Dundee Tourist Information and Tourism

(Dundee, Scotland, UK)

View from Law HillThe Scottish port city of Dundee lies along the Firth of Tay, on the country's north-eastern coast. Its harbour and shipbuilding industry is linked with the city's fame as a centre for scientific activities and the building of Scott of the Antarctic's exploration vessel, the RRS Discovery, today berthed in the harbour. Now a centre for tourism, Dundee is central for Scotland's three major cities, Aberdeen, Glasgow and magnificent Edinburgh, as well as boasting many attractions of its own.

Dundee is also close to St. Andrews, the university town world-famous for its championship golf course and home of the sport's ruling body, the Royal and Ancient (R&A).

RRS Discovery imageThe breathtaking Highlands and Glens are a comfortable drive from Dundee by car, and the city is known for its culture, fine dining and great shopping facilities, as well as its lively Scottish pubs in the Nethergate, West End and West Port areas.

Historically based guided walking tours give visitors a glimpse into Dundee's colourful and often bloody past. A helpful orientation and tourist information centre is found on Castle Street, close to the Caird Hall and the City Square - where a prominent statue of Desperate Dan resides, celebrating the history of The Dandy comic, printed here ever since the 1930s.

Picture of Claypotts Castle

Dundee Tourist Information and Tourism: Top Sights

With such a long and interesting history, the city of Dundee has plenty to keep tourists fully occupied for the duration of their holiday, come rain or shine. Most people head straight for the Discovery Quay, to admire and explore the three-masted RRS Discovery ship, before heading to the Victoria Dock to check out the historic warship named the HM Frigate Unicorn. The 16th-century Claypotts Castle lies within the West Ferry area and is worth a look if you are in this part of Dundee, although it can only be viewed from the outside.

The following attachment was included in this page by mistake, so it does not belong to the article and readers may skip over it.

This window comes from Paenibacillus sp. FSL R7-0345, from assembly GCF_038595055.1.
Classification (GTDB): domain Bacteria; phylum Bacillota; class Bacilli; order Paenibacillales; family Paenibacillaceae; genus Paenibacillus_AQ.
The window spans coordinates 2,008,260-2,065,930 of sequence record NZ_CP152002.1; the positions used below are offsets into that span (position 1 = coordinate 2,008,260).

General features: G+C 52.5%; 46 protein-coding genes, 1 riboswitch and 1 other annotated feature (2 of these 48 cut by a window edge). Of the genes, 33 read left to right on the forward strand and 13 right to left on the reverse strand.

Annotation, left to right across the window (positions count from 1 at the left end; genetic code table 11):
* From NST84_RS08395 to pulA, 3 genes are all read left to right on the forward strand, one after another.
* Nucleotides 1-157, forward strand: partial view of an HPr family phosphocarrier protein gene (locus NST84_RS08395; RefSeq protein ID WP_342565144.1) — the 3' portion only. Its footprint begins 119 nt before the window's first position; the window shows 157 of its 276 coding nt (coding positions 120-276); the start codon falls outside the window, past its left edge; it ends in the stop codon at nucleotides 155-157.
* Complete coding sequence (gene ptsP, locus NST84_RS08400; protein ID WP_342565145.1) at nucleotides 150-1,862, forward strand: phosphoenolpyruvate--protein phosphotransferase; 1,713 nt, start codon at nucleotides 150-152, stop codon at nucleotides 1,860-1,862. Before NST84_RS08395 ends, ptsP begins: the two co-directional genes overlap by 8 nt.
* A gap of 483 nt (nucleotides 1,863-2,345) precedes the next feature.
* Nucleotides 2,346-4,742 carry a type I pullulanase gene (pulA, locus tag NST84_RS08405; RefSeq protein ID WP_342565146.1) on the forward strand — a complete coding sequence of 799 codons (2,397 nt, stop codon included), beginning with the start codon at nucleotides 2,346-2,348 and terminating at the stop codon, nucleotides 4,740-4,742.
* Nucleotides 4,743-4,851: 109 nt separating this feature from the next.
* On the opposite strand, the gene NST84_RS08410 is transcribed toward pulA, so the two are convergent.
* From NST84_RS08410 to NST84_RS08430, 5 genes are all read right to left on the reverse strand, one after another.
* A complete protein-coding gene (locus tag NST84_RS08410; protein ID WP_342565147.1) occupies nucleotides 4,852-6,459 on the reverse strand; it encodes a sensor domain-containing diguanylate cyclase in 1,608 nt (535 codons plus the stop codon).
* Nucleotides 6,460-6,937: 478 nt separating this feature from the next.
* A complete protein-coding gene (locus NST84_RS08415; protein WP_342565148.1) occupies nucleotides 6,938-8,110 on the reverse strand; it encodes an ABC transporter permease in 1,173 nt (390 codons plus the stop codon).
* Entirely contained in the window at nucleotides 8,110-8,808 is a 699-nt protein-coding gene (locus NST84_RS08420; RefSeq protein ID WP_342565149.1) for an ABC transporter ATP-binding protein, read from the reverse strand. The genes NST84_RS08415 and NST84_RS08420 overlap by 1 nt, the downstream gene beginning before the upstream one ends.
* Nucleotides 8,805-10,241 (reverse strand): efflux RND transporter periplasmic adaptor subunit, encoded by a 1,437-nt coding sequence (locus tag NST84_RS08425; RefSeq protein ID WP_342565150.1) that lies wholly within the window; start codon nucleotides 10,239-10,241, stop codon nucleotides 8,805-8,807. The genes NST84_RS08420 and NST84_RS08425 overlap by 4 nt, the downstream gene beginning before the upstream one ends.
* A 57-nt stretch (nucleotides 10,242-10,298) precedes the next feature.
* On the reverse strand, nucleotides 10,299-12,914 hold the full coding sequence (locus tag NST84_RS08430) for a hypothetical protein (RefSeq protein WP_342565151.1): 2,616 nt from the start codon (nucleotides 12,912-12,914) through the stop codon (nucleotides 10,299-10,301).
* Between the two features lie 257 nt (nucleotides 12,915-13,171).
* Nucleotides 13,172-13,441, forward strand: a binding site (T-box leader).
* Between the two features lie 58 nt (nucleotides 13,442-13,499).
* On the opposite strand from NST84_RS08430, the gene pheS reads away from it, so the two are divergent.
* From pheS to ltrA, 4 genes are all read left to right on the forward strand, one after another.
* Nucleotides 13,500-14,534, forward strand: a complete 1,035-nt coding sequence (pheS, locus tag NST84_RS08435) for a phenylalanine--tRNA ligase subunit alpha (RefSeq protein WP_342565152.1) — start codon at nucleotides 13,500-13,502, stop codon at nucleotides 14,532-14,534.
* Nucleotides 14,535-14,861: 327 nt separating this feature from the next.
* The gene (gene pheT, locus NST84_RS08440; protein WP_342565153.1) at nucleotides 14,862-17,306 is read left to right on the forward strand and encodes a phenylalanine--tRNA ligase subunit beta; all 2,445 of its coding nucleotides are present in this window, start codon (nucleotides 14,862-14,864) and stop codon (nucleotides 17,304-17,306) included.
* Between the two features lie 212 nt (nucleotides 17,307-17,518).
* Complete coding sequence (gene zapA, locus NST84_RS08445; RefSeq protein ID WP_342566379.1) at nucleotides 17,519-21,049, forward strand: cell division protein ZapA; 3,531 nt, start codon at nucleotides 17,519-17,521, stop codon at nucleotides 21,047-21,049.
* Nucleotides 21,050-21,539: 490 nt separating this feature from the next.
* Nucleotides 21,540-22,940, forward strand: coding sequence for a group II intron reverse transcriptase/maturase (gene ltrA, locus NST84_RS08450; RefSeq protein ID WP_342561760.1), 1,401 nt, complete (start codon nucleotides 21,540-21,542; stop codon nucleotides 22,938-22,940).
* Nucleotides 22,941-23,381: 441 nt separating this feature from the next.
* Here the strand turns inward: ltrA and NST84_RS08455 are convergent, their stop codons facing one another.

Photo showing gateway to the city's cemeteryFamilies on holiday in Dundee have a few options to consider. Located on the easterly outskirts of the city, Broughty Ferry is a traditional seaside suburb with a lengthy sandy beachfront and its very own 15th-century castle, which was built to defend the entrance of the Firth of Tay. On the north-westerly side of the city and lying between the Downfield and Camperdown golf clubs, the Camperdown Country Park is the city's biggest public park and features a wildlife centre with modern zoo attractions, an adventure playground, and nature trails around the adjacent Templeton Woods and Clatto Reservoir, as well as a leisure park with a multi-screen cinema complex and an ice-skating rink within its Ice Arena. More information about Dundee Tourist Attractions.

Photograph of the city's universityLocated on the High Street, the listed mid-19th century St. Paul's Episcopal Cathedral is one of the most obvious landmarks in Dundee, with its epic towering spire dominating the architecture. In the Nethergate area, the medieval St. Mary's Tower is considerably older, dating all the way back to the 1480s, although the adjoining church is somewhat younger and has been remodelled several times over the centuries, mainly due to fire damage.